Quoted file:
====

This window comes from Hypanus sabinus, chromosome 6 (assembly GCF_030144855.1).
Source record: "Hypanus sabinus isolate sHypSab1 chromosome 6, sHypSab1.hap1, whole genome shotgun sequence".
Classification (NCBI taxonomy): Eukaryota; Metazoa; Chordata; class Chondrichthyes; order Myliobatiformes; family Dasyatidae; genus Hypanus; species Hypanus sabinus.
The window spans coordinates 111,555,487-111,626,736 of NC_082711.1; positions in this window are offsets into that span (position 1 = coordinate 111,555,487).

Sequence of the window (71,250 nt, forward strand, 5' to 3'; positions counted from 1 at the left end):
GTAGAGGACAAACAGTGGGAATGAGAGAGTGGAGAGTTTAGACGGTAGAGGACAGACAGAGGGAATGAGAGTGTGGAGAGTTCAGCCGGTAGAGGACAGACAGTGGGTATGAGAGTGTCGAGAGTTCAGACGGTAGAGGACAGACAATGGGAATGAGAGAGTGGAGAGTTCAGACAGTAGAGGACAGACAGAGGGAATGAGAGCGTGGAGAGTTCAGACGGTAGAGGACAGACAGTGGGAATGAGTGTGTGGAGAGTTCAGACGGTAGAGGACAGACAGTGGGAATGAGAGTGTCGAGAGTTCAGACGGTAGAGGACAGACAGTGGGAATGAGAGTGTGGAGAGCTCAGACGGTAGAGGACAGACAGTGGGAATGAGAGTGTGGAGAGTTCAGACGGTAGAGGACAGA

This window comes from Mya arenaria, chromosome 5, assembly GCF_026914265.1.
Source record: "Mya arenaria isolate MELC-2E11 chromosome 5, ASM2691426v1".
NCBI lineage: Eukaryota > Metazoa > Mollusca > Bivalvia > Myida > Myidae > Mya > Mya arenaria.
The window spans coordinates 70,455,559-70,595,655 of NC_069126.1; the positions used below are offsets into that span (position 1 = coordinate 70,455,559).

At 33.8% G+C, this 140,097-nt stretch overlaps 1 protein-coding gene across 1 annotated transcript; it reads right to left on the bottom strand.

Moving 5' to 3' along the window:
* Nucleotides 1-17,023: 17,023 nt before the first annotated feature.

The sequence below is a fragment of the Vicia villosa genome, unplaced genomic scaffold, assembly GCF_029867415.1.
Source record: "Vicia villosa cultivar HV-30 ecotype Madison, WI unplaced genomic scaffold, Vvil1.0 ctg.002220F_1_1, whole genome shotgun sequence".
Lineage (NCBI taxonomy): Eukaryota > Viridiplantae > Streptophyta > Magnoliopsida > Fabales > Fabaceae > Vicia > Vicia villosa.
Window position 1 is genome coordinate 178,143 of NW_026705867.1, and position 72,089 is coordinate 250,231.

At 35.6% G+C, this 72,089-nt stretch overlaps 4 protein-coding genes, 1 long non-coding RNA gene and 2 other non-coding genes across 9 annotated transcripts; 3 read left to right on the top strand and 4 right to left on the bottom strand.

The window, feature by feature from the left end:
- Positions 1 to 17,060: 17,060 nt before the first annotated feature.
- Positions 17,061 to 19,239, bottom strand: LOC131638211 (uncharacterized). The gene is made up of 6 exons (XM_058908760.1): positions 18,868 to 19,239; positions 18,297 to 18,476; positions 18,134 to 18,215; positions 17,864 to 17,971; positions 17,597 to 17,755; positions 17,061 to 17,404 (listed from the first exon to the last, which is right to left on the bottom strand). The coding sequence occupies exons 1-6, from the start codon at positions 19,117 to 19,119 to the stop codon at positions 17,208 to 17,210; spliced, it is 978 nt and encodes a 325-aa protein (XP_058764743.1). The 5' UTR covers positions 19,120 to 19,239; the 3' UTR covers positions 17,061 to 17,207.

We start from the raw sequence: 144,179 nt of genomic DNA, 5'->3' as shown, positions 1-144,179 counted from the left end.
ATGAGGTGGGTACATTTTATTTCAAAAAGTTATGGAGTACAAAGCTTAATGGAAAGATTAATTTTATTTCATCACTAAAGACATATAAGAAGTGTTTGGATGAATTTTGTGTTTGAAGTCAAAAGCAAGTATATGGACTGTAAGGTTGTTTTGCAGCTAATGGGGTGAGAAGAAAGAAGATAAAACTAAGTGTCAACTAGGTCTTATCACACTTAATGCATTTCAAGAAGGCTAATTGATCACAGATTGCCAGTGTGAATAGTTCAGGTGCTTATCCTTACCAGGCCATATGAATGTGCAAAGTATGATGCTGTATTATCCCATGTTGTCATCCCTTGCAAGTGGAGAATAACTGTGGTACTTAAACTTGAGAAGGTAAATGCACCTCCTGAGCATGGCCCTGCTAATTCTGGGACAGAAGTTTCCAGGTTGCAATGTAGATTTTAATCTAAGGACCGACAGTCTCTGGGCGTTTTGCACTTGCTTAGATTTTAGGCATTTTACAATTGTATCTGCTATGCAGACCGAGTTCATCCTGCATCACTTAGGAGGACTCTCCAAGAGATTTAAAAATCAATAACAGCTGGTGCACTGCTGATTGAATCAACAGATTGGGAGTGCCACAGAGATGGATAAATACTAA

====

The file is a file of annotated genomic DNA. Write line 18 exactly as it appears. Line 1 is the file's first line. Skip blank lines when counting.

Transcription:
At 35.6% G+C, this 72,089-nt stretch overlaps 4 protein-coding genes, 1 long non-coding RNA gene and 2 other non-coding genes across 9 annotated transcripts; 3 read left to right on the top strand and 4 right to left on the bottom strand.